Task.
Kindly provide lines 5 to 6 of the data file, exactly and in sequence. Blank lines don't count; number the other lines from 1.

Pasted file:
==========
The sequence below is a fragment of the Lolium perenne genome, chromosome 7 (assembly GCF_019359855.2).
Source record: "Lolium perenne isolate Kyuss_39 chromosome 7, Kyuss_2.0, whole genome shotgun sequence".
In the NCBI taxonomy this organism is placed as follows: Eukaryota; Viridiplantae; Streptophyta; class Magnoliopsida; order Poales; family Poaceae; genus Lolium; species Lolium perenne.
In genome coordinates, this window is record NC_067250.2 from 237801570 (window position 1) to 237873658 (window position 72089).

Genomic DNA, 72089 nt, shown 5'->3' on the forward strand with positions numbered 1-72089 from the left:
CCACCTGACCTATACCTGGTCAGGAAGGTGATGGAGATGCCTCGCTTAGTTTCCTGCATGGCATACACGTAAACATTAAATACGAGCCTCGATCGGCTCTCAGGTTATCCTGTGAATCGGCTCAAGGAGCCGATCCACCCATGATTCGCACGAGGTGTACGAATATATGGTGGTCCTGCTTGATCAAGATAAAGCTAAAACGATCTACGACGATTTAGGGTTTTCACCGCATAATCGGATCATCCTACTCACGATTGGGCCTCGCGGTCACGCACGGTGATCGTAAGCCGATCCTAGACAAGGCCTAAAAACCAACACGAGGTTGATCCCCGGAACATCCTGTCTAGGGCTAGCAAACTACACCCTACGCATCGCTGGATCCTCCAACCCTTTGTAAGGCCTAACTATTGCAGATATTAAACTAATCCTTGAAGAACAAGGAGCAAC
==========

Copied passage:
Genomic DNA, 72089 nt, shown 5'->3' on the forward strand with positions numbered 1-72089 from the left:
CCACCTGACCTATACCTGGTCAGGAAGGTGATGGAGATGCCTCGCTTAGTTTCCTGCATGGCATACACGTAAACATTAAATACGAGCCTCGATCGGCTCTCAGGTTATCCTGTGAATCGGCTCAAGGAGCCGATCCACCCATGATTCGCACGAGGTGTACGAATATATGGTGGTCCTGCTTGATCAAGATAAAGCTAAAACGATCTACGACGATTTAGGGTTTTCACCGCATAATCGGATCATCCTACTCACGATTGGGCCTCGCGGTCACGCACGGTGATCGTAAGCCGATCCTAGACAAGGCCTAAAAACCAACACGAGGTTGATCCCCGGAACATCCTGTCTAGGGCTAGCAAACTACACCCTACGCATCGCTGGATCCTCCAACCCTTTGTAAGGCCTAACTATTGCAGATATTAAACTAATCCTTGAAGAACAAGGAGCAAC